The car as an entertainment property…

hollerlab —  February 7, 2013 — Leave a comment


The concept that the automotive industry is following in the footsteps of the entertainment industry is an interesting proposition.

Vehicles have always having been a high interst consumer product and in many cases cultural icons. The buzz and chatter that surrounds vehicles both old and new, is immense. With numerous blog, forums, social media, traditional media all dedicated to this consumer gadget.

In the past vehicle manufacturers have tried to keep the development and launch of new models under wraps. Going to great lengths to conceal vehicles to ensure that they could do large theatrical debuts to a fanfare of select industry folk and journalists. 

However with the web and social media meaning that content is spreading so quickly. It is becoming more difficult to conceal the development process from press and fans. Furthermore, vehicles are starting to resemble tech gadgets, in the fact that they appearingly have been progammed for oboslesence. So the economic case for concealing launches as to not undermine the value of exisiting stock is becoming largely reduntant.

Hence, what we are seeing now from manufacturers is a move away from the traditional launch and large campaign mentality, toward a ceoncerted drip feed of content, teasers, reviews and pre-launch events that generate buzz and conversation around new vehicles. Almost trying to sell them before they are off the factory floor. For example, Holden, has recently launched a campaign to promote its new Commodore. Where consumers are tasked, pre-launch, to uncover as many pieces of a `101 peice puzzle as they can to get sneak peak of the new commodore. People are given both digtial and physical clues with the chance to win one of the vehicle’s. This seems like an interesting idea and much more socially centric than what we have seen come from other Australian Automotive brands.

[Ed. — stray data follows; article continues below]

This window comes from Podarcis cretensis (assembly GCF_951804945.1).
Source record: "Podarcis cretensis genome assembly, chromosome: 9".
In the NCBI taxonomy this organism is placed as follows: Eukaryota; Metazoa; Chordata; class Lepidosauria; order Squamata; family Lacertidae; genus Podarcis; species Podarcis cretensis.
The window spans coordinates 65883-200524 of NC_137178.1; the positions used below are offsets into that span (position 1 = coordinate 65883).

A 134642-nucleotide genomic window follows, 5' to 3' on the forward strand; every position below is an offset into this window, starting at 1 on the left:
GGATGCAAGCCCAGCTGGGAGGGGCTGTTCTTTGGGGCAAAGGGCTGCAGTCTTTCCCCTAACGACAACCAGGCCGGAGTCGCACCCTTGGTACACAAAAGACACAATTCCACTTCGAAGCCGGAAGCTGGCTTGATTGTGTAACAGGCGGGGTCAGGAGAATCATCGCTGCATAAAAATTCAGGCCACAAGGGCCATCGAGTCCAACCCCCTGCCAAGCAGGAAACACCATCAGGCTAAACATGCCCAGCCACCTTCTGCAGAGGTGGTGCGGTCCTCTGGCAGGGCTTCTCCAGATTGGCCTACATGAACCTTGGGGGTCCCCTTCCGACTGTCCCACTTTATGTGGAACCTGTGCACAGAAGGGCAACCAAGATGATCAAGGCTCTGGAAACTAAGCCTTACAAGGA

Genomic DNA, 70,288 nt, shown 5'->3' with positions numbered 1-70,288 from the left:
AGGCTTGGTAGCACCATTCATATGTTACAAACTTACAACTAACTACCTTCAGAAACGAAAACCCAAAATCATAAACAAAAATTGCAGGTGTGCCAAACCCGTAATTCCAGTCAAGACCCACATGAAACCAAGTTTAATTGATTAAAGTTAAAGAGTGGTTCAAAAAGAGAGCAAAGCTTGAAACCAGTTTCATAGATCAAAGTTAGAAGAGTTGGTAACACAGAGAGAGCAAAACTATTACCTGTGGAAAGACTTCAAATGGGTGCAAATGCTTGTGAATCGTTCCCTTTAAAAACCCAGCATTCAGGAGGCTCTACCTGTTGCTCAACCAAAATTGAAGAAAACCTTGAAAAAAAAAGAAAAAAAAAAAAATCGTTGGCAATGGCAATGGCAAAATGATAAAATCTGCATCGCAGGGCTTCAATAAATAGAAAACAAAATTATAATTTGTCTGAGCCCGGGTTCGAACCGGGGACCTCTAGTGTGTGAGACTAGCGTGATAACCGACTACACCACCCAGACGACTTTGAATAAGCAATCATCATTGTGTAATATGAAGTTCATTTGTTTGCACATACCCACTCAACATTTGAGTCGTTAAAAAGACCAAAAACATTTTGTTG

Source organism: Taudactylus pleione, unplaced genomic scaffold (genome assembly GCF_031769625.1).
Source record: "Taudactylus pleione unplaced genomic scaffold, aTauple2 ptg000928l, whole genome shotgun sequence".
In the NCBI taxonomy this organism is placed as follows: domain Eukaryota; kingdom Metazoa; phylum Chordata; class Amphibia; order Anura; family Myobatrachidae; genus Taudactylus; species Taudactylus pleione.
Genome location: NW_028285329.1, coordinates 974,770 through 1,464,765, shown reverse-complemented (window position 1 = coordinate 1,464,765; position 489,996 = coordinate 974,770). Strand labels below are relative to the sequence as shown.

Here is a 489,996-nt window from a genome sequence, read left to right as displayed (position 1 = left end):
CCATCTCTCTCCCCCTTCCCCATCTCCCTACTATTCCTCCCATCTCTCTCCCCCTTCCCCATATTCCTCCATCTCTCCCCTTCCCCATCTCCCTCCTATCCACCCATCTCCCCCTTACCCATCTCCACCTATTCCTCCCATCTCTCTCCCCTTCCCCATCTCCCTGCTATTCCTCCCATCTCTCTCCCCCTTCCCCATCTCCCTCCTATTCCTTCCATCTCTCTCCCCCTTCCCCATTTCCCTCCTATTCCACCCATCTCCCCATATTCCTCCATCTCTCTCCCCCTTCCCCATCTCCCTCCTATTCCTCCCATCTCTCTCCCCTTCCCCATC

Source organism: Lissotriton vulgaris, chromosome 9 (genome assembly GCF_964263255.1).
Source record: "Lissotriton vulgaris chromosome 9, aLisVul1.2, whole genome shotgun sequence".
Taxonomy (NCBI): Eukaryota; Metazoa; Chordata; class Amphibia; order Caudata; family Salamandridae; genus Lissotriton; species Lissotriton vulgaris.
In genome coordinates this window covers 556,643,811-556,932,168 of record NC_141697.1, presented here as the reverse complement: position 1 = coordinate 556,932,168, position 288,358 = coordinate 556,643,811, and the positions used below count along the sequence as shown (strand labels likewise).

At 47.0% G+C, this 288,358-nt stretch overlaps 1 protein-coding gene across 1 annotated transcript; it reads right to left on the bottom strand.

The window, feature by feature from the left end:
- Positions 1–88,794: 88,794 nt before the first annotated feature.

In saying that, in typical Australian digital fashion the execution seems incredibly undercooked, poorly planned and poorly executed. Perhaps, no fault of the agency. Just as per usual, the budget isn’t there to do it properly. It could have been so much more. Such as this example from The Dark Knight, which started to promote the film 18mths pre-release through a variety of online and physical ARG executions.

On the topic of the changing nature of launches, here is some really interesting commentary from Ford CMO Jim Farley. Articulating  how Ford are looking at their vehicles as entertainment frranchises.




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